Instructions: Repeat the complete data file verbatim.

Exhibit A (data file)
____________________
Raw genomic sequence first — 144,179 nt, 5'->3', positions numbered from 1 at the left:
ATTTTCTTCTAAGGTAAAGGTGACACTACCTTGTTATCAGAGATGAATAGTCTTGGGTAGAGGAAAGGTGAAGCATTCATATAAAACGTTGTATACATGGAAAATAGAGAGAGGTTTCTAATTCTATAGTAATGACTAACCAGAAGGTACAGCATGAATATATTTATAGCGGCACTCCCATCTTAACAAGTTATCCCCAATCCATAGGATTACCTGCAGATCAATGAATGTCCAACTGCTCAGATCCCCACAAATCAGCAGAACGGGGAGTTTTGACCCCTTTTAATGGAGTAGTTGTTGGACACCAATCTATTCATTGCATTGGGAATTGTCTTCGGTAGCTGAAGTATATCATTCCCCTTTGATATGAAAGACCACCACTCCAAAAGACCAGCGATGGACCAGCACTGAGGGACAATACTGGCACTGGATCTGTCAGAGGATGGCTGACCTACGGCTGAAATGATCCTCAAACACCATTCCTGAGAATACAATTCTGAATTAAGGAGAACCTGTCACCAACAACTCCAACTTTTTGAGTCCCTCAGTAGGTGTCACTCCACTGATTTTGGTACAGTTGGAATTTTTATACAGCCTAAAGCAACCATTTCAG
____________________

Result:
Raw genomic sequence first — 144,179 nt, 5'->3', positions numbered from 1 at the left:
ATTTTCTTCTAAGGTAAAGGTGACACTACCTTGTTATCAGAGATGAATAGTCTTGGGTAGAGGAAAGGTGAAGCATTCATATAAAACGTTGTATACATGGAAAATAGAGAGAGGTTTCTAATTCTATAGTAATGACTAACCAGAAGGTACAGCATGAATATATTTATAGCGGCACTCCCATCTTAACAAGTTATCCCCAATCCATAGGATTACCTGCAGATCAATGAATGTCCAACTGCTCAGATCCCCACAAATCAGCAGAACGGGGAGTTTTGACCCCTTTTAATGGAGTAGTTGTTGGACACCAATCTATTCATTGCATTGGGAATTGTCTTCGGTAGCTGAAGTATATCATTCCCCTTTGATATGAAAGACCACCACTCCAAAAGACCAGCGATGGACCAGCACTGAGGGACAATACTGGCACTGGATCTGTCAGAGGATGGCTGACCTACGGCTGAAATGATCCTCAAACACCATTCCTGAGAATACAATTCTGAATTAAGGAGAACCTGTCACCAACAACTCCAACTTTTTGAGTCCCTCAGTAGGTGTCACTCCACTGATTTTGGTACAGTTGGAATTTTTATACAGCCTAAAGCAACCATTTCAG